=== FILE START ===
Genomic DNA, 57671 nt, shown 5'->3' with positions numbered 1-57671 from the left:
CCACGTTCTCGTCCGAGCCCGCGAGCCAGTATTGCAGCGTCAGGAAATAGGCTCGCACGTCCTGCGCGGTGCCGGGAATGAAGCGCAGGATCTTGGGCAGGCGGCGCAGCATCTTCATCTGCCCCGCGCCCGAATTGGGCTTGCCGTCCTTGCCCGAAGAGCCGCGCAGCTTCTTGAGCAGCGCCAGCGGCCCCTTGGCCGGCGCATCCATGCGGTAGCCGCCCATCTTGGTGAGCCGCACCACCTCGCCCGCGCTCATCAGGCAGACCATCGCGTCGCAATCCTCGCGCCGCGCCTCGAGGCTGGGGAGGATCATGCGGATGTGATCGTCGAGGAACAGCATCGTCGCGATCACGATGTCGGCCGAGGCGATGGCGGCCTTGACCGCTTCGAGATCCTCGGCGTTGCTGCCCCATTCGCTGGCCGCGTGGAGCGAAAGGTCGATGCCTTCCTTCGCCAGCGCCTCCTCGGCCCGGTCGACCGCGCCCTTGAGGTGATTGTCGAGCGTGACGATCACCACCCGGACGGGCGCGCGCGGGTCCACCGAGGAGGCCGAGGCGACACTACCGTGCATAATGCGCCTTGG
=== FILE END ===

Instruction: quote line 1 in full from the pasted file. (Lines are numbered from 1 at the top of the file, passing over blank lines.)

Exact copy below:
Genomic DNA, 57671 nt, shown 5'->3' with positions numbered 1-57671 from the left: